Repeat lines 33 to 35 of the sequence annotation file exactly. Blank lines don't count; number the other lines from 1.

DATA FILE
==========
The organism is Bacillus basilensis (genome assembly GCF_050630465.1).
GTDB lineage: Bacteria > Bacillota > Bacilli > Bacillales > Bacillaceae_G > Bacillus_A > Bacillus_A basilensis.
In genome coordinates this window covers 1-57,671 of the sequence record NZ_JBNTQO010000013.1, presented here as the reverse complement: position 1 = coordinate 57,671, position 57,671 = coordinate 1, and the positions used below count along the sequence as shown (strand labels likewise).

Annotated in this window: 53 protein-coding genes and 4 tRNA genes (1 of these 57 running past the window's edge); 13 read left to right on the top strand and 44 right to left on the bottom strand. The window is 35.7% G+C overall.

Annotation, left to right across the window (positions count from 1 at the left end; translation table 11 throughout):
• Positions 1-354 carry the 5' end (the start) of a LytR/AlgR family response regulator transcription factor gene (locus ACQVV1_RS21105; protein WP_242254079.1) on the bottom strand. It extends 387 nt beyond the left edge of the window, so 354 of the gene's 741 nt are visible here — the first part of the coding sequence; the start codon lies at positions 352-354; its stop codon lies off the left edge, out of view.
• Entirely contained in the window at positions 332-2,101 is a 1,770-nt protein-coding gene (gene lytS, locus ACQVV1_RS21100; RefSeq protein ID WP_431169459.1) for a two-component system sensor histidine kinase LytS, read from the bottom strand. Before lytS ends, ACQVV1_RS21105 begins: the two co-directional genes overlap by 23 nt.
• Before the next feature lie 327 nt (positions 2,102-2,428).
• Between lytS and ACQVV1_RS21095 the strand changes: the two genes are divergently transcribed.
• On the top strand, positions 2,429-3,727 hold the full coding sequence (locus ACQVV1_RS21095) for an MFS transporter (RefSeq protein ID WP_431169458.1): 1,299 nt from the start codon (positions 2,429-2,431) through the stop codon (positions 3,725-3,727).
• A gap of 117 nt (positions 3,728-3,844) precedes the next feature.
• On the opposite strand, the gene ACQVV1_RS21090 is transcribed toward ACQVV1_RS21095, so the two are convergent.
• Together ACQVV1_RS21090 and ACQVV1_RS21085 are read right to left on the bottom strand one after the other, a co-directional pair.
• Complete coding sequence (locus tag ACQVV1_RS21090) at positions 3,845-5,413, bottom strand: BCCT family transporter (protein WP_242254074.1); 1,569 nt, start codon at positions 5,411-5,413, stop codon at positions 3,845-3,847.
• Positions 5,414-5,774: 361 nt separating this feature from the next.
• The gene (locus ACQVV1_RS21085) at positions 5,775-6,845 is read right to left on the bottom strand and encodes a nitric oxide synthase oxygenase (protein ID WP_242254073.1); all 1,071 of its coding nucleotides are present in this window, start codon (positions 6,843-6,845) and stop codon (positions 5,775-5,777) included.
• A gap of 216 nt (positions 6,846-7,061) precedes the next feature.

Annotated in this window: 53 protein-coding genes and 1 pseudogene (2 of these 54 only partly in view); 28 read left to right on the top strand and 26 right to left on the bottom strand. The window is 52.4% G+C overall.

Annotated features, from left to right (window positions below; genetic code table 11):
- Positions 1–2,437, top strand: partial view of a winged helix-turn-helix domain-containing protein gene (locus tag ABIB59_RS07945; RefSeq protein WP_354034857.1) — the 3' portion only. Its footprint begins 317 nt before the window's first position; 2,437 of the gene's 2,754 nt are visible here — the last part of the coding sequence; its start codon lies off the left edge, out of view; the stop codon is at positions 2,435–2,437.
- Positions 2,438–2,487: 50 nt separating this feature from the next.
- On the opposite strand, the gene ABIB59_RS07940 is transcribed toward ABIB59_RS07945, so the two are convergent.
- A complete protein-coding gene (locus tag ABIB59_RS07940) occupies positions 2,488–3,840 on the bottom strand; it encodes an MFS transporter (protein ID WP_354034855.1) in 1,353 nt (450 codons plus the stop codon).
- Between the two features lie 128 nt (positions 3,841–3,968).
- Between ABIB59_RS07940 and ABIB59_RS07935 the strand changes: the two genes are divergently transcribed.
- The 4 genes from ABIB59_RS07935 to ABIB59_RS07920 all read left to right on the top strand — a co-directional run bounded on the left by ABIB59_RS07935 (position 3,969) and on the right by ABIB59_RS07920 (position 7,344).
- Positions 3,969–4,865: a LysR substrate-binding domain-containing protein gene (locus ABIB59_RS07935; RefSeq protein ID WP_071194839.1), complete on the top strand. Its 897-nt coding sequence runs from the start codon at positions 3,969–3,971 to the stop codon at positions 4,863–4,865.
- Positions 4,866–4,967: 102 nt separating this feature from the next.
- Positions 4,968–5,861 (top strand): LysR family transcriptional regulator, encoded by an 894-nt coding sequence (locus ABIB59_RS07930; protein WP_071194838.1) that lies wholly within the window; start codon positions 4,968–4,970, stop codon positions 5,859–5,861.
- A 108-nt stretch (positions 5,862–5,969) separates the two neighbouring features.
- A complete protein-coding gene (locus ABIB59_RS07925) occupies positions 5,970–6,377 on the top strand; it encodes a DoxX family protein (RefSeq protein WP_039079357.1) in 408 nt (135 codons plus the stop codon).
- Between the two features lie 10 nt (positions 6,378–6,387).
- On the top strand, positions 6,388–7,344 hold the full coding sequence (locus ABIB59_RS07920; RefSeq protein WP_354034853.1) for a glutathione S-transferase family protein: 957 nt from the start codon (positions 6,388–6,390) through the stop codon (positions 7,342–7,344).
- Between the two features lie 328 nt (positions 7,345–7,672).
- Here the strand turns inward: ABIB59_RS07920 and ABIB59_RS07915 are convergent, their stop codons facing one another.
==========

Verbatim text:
- On the top strand, positions 6,388–7,344 hold the full coding sequence (locus ABIB59_RS07920; RefSeq protein WP_354034853.1) for a glutathione S-transferase family protein: 957 nt from the start codon (positions 6,388–6,390) through the stop codon (positions 7,342–7,344).
- Between the two features lie 328 nt (positions 7,345–7,672).
- Here the strand turns inward: ABIB59_RS07920 and ABIB59_RS07915 are convergent, their stop codons facing one another.